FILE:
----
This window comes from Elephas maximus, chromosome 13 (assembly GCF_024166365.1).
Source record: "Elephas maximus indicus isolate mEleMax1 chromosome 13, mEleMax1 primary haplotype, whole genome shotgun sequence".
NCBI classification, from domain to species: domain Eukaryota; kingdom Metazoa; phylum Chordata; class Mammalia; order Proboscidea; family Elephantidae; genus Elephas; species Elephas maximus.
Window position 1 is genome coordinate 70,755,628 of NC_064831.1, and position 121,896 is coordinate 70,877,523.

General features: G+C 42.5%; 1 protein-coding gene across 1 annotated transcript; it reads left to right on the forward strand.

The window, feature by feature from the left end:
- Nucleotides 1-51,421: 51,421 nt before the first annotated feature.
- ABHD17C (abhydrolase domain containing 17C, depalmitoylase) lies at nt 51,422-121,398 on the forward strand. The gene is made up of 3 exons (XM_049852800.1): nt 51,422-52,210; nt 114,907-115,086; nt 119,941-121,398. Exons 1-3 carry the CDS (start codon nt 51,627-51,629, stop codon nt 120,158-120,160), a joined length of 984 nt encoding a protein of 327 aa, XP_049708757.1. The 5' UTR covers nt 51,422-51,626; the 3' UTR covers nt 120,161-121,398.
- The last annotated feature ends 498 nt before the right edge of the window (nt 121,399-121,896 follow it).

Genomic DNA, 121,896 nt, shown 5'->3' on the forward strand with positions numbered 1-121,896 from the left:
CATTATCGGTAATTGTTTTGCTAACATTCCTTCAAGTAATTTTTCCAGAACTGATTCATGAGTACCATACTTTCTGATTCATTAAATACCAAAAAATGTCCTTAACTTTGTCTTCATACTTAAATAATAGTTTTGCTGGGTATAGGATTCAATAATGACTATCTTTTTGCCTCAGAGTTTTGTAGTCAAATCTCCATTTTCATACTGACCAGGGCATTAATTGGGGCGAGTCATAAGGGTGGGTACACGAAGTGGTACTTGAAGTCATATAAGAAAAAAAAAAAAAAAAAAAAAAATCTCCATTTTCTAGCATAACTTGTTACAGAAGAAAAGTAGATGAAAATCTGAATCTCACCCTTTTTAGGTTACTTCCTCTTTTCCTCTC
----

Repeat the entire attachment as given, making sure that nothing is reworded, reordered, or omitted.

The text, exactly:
This window comes from Elephas maximus, chromosome 13 (assembly GCF_024166365.1).
Source record: "Elephas maximus indicus isolate mEleMax1 chromosome 13, mEleMax1 primary haplotype, whole genome shotgun sequence".
NCBI classification, from domain to species: domain Eukaryota; kingdom Metazoa; phylum Chordata; class Mammalia; order Proboscidea; family Elephantidae; genus Elephas; species Elephas maximus.
Window position 1 is genome coordinate 70,755,628 of NC_064831.1, and position 121,896 is coordinate 70,877,523.

General features: G+C 42.5%; 1 protein-coding gene across 1 annotated transcript; it reads left to right on the forward strand.

The window, feature by feature from the left end:
- Nucleotides 1-51,421: 51,421 nt before the first annotated feature.
- ABHD17C (abhydrolase domain containing 17C, depalmitoylase) lies at nt 51,422-121,398 on the forward strand. The gene is made up of 3 exons (XM_049852800.1): nt 51,422-52,210; nt 114,907-115,086; nt 119,941-121,398. Exons 1-3 carry the CDS (start codon nt 51,627-51,629, stop codon nt 120,158-120,160), a joined length of 984 nt encoding a protein of 327 aa, XP_049708757.1. The 5' UTR covers nt 51,422-51,626; the 3' UTR covers nt 120,161-121,398.
- The last annotated feature ends 498 nt before the right edge of the window (nt 121,399-121,896 follow it).

Genomic DNA, 121,896 nt, shown 5'->3' on the forward strand with positions numbered 1-121,896 from the left:
CATTATCGGTAATTGTTTTGCTAACATTCCTTCAAGTAATTTTTCCAGAACTGATTCATGAGTACCATACTTTCTGATTCATTAAATACCAAAAAATGTCCTTAACTTTGTCTTCATACTTAAATAATAGTTTTGCTGGGTATAGGATTCAATAATGACTATCTTTTTGCCTCAGAGTTTTGTAGTCAAATCTCCATTTTCATACTGACCAGGGCATTAATTGGGGCGAGTCATAAGGGTGGGTACACGAAGTGGTACTTGAAGTCATATAAGAAAAAAAAAAAAAAAAAAAAAAATCTCCATTTTCTAGCATAACTTGTTACAGAAGAAAAGTAGATGAAAATCTGAATCTCACCCTTTTTAGGTTACTTCCTCTTTTCCTCTC